- v. Simple past tense and past participle of obtrude.
““And from the word obtruded, I should suppose not more singular than unwelcome,” returned Lord Dunotter, smiling; “pray what was it?””
“Lord Lochcarron replied, “I did not mean that the word obtruded should refer to the intelligence itself, but to the manner of the person from whom I received it; the matter,” he added, smiling, “cannot be otherwise than pleasing to me, since, if true, it assures me that I shall soon be honoured with a new tie of relationship.””
“Number Thirteen did not know, of course, but the idea obtruded itself, and had sufficient weight to cause him to remain seated upon the edge of the bed meditating upon the act he contemplated.”
“Lucile seemed ready to cry, and showed a repressed perturbation quite unexpected of her; while, try as she would, Frona could not call upon her usual sympathy to drive away the coldness which obtruded intangibly between them.”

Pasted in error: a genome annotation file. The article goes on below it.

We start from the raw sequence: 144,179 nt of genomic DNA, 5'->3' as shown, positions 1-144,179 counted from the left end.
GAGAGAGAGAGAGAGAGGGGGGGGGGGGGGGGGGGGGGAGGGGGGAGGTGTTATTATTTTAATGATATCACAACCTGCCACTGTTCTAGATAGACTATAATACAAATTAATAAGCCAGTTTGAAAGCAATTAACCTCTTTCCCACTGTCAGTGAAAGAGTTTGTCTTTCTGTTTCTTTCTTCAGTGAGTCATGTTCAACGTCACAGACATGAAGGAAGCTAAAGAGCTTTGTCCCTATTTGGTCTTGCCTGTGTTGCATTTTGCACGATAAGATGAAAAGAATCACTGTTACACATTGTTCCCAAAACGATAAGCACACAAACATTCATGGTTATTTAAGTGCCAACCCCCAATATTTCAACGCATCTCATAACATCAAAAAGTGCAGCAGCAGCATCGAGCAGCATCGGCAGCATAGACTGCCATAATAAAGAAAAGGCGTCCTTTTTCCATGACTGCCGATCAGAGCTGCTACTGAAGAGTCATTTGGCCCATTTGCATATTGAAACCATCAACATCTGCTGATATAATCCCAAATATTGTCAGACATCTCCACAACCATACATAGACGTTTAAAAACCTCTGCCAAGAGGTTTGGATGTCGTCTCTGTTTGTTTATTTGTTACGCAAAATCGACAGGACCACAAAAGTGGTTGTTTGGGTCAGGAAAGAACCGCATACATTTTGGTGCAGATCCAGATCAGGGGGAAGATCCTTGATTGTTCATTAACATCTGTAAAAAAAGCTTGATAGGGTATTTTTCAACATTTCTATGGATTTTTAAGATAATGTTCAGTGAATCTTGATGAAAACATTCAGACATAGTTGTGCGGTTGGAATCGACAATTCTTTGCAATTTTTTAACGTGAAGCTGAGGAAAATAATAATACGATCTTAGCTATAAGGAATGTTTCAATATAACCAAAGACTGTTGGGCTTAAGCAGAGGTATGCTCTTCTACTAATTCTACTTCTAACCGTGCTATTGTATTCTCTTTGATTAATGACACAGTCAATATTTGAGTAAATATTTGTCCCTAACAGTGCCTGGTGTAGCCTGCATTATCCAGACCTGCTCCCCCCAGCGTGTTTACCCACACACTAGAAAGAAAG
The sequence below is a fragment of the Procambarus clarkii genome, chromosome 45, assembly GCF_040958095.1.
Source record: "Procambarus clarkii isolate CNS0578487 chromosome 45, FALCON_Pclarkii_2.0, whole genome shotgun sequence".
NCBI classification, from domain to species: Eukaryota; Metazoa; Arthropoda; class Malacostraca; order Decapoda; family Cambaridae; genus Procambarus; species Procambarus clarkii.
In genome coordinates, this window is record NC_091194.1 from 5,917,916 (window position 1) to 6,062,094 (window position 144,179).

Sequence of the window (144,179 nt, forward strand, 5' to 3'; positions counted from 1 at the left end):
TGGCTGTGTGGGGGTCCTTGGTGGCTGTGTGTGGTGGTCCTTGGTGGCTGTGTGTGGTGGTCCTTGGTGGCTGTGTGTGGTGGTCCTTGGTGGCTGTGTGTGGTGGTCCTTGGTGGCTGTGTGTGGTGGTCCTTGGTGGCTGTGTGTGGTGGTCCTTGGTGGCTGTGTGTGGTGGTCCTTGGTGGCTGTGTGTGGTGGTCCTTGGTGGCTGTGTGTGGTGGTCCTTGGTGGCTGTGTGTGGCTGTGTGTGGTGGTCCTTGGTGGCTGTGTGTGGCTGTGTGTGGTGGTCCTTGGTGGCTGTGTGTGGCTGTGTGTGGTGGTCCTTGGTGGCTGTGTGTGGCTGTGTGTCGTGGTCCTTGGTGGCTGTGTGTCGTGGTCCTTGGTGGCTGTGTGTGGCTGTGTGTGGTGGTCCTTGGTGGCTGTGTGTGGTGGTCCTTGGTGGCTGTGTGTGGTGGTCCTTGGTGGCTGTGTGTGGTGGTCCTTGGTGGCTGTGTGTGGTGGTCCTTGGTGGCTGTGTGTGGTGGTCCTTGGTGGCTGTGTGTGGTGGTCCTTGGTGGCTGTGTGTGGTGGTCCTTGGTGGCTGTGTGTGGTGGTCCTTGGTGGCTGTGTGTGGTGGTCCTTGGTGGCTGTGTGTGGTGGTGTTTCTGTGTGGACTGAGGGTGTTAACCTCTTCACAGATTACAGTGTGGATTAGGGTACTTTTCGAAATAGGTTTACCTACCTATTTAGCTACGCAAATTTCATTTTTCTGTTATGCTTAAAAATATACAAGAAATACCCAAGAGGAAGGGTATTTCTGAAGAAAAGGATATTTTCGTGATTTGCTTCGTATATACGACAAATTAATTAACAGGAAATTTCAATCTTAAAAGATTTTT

“And yet, what continually surprised him was that this culture was never obtruded on their intercourse.”
“The first he saw was the parasol, strangely obtruded between him and the sky.”
“She pondered the flower slowly and thoughtfully, as a hasheesh-eater, heavy with the drug, might ponder some whim-flower that obtruded on his vision.”
“Recollections occasionally obtruded, -- recollections of marts and galleries and crowded thoroughfares, of evening dress and social functions, of good men and dear women he had known, -- but they were dim memories of a life he had lived long centuries agone, on some other planet.”
“Day after day it worried him, and the candy shop and the girl behind the counter continually obtruded themselves.”
“These manuscripts were perseveringly obtruded upon various publishers for the space of a year and a half; usually, their fate was an ignominious and abrupt dismissal.”
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